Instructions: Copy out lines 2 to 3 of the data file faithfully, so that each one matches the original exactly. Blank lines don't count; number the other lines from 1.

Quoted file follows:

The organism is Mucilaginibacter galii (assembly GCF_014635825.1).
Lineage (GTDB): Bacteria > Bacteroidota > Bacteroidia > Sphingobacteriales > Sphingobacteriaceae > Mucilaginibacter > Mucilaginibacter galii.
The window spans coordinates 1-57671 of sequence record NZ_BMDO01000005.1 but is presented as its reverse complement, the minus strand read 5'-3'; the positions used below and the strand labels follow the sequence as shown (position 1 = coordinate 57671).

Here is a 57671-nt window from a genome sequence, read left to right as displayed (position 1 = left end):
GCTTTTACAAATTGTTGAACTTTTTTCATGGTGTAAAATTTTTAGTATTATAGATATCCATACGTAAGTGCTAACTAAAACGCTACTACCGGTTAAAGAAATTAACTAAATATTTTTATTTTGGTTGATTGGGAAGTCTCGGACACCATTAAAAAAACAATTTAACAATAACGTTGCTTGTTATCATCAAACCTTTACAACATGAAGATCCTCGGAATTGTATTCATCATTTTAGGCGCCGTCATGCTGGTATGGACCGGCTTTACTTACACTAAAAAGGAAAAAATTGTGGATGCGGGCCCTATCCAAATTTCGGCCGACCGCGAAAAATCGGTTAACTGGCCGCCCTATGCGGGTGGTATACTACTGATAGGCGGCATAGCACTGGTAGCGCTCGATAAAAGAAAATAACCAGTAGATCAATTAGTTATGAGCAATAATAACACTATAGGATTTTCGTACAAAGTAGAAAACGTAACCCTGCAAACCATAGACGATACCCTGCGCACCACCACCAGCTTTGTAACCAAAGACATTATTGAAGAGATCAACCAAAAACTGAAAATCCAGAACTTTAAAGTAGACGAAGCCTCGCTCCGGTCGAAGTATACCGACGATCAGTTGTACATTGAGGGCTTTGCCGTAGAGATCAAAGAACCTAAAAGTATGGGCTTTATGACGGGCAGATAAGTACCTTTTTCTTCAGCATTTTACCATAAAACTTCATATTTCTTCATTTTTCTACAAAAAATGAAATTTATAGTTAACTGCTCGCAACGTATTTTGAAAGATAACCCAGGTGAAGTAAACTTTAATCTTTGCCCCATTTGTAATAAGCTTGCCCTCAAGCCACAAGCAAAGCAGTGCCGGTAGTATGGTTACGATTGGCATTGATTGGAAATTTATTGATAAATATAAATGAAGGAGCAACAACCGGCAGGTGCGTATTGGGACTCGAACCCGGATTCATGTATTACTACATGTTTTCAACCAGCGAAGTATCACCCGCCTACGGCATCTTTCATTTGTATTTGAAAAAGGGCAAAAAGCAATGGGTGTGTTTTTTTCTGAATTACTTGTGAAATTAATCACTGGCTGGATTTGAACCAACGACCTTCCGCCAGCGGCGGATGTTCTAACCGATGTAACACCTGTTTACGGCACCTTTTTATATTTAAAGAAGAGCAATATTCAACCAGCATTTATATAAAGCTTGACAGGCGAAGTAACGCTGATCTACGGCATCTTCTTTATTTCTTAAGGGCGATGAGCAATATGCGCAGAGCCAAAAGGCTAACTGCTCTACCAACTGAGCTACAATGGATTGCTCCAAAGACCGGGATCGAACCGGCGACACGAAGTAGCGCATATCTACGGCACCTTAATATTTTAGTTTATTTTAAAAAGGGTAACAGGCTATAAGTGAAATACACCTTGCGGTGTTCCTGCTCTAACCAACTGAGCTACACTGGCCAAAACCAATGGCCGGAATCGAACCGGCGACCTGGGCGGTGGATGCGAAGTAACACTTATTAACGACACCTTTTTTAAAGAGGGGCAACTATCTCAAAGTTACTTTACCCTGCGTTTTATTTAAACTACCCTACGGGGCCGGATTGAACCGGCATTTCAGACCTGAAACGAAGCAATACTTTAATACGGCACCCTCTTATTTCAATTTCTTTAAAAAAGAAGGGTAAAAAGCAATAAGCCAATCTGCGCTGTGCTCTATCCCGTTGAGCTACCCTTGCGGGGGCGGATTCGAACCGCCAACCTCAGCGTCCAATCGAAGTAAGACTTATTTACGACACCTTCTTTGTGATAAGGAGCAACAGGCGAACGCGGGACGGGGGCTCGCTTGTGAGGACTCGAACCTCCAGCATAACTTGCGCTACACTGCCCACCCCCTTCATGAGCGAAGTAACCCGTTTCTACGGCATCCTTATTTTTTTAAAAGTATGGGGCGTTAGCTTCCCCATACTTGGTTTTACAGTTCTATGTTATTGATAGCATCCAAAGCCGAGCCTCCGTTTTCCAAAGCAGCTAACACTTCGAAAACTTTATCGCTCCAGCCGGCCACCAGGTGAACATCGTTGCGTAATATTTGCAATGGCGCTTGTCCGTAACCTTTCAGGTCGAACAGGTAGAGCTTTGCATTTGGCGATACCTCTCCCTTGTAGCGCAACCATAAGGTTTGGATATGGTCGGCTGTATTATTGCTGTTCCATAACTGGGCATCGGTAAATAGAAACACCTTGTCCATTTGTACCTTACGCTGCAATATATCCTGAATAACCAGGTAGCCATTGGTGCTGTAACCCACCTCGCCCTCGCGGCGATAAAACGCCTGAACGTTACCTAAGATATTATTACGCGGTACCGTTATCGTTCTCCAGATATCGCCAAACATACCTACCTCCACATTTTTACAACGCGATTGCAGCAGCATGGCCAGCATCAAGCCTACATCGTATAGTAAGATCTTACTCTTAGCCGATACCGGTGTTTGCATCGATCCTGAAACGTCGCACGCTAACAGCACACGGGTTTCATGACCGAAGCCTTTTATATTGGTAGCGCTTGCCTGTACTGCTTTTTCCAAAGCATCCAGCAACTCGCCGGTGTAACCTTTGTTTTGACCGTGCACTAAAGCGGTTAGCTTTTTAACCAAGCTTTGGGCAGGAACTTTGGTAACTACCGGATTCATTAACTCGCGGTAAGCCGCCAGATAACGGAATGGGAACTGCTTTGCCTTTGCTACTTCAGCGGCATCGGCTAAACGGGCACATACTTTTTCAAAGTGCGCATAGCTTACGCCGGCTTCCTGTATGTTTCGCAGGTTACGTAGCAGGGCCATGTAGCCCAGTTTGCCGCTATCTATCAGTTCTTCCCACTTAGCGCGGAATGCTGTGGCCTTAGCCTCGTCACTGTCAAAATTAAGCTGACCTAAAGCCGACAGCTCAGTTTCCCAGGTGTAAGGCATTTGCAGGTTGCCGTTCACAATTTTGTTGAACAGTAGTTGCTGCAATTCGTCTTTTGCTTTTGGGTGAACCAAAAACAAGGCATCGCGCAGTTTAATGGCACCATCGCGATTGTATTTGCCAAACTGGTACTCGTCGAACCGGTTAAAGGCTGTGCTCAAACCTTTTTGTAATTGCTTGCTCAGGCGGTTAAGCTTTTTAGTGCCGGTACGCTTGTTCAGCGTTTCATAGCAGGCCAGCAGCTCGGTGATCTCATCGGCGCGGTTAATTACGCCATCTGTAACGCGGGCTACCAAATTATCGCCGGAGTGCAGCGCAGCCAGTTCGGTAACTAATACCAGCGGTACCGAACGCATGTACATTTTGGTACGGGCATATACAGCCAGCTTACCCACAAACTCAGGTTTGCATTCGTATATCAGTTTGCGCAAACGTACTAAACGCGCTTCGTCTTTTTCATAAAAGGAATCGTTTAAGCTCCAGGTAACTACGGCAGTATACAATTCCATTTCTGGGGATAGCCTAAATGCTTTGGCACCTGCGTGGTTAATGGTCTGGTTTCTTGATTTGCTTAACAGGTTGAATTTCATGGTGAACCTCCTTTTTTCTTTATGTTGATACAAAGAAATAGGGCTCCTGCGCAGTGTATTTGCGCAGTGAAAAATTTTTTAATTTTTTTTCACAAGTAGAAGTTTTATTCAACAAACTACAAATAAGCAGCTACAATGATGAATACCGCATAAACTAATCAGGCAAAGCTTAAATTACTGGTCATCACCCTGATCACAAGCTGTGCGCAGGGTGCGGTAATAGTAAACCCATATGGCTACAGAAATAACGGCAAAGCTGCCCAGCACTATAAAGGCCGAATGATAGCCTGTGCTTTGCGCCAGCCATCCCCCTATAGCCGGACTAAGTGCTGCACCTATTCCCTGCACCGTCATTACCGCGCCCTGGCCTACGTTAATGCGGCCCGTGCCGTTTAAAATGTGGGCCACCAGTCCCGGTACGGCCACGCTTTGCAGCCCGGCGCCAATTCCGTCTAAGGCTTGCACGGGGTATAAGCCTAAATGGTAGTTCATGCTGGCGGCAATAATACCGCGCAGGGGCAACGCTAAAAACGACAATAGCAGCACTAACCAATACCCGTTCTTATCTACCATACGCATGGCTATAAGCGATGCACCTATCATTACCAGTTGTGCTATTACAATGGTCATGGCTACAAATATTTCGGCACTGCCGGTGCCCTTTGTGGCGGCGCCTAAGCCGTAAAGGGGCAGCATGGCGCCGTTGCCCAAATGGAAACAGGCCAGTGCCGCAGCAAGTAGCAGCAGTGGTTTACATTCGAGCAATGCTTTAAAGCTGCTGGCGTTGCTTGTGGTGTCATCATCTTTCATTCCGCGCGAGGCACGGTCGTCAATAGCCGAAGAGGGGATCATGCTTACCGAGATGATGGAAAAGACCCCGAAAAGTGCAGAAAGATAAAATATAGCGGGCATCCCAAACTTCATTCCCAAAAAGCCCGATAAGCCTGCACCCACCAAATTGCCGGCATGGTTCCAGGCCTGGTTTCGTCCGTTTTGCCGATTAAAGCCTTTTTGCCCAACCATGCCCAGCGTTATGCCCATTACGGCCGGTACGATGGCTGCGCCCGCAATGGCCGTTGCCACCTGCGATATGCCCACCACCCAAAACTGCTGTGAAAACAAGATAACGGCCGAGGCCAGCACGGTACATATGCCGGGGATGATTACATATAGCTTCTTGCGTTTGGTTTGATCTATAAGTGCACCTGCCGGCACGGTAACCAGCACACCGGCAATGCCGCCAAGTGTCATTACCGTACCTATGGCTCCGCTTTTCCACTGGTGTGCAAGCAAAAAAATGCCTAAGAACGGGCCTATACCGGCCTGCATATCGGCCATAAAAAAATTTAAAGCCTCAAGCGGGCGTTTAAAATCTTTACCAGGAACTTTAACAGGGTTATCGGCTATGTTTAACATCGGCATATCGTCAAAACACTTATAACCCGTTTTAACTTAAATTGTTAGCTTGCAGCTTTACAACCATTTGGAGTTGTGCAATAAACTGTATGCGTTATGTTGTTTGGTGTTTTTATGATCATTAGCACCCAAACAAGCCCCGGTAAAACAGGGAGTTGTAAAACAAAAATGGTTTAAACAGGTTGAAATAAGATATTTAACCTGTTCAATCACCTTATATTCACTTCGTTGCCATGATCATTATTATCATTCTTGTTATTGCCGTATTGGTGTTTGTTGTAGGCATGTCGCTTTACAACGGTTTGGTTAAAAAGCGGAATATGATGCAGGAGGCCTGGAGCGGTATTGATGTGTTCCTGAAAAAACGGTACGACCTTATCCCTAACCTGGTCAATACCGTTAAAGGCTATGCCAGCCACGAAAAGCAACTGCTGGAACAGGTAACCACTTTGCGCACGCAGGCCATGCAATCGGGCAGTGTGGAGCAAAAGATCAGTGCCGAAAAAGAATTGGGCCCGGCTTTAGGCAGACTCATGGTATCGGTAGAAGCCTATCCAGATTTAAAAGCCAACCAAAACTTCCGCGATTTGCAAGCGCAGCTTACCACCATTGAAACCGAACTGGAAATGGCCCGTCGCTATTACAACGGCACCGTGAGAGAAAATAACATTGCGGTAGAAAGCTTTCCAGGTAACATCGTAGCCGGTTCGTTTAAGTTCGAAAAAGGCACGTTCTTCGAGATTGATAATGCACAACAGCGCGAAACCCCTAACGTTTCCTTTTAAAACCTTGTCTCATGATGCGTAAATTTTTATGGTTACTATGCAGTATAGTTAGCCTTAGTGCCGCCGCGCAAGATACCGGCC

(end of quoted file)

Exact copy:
Lineage (GTDB): Bacteria > Bacteroidota > Bacteroidia > Sphingobacteriales > Sphingobacteriaceae > Mucilaginibacter > Mucilaginibacter galii.
The window spans coordinates 1-57671 of sequence record NZ_BMDO01000005.1 but is presented as its reverse complement, the minus strand read 5'-3'; the positions used below and the strand labels follow the sequence as shown (position 1 = coordinate 57671).